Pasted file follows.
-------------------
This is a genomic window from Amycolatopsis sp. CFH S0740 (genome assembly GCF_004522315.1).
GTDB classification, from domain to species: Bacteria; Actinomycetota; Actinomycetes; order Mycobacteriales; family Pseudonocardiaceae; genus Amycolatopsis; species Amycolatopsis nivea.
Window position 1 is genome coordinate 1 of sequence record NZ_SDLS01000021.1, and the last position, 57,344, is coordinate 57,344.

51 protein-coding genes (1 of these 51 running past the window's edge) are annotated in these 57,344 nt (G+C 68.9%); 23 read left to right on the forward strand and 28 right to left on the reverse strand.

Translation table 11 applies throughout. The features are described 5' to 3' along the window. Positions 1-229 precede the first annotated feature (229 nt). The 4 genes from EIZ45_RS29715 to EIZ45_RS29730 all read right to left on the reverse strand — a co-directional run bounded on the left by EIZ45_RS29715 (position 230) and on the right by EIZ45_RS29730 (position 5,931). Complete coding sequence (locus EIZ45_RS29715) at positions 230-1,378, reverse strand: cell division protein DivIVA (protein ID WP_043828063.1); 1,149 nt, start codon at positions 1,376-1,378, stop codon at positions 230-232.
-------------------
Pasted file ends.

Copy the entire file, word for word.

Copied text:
This is a genomic window from Amycolatopsis sp. CFH S0740 (genome assembly GCF_004522315.1).
GTDB classification, from domain to species: Bacteria; Actinomycetota; Actinomycetes; order Mycobacteriales; family Pseudonocardiaceae; genus Amycolatopsis; species Amycolatopsis nivea.
Window position 1 is genome coordinate 1 of sequence record NZ_SDLS01000021.1, and the last position, 57,344, is coordinate 57,344.

51 protein-coding genes (1 of these 51 running past the window's edge) are annotated in these 57,344 nt (G+C 68.9%); 23 read left to right on the forward strand and 28 right to left on the reverse strand.

Translation table 11 applies throughout. The features are described 5' to 3' along the window. Positions 1-229 precede the first annotated feature (229 nt). The 4 genes from EIZ45_RS29715 to EIZ45_RS29730 all read right to left on the reverse strand — a co-directional run bounded on the left by EIZ45_RS29715 (position 230) and on the right by EIZ45_RS29730 (position 5,931). Complete coding sequence (locus EIZ45_RS29715) at positions 230-1,378, reverse strand: cell division protein DivIVA (protein ID WP_043828063.1); 1,149 nt, start codon at positions 1,376-1,378, stop codon at positions 230-232.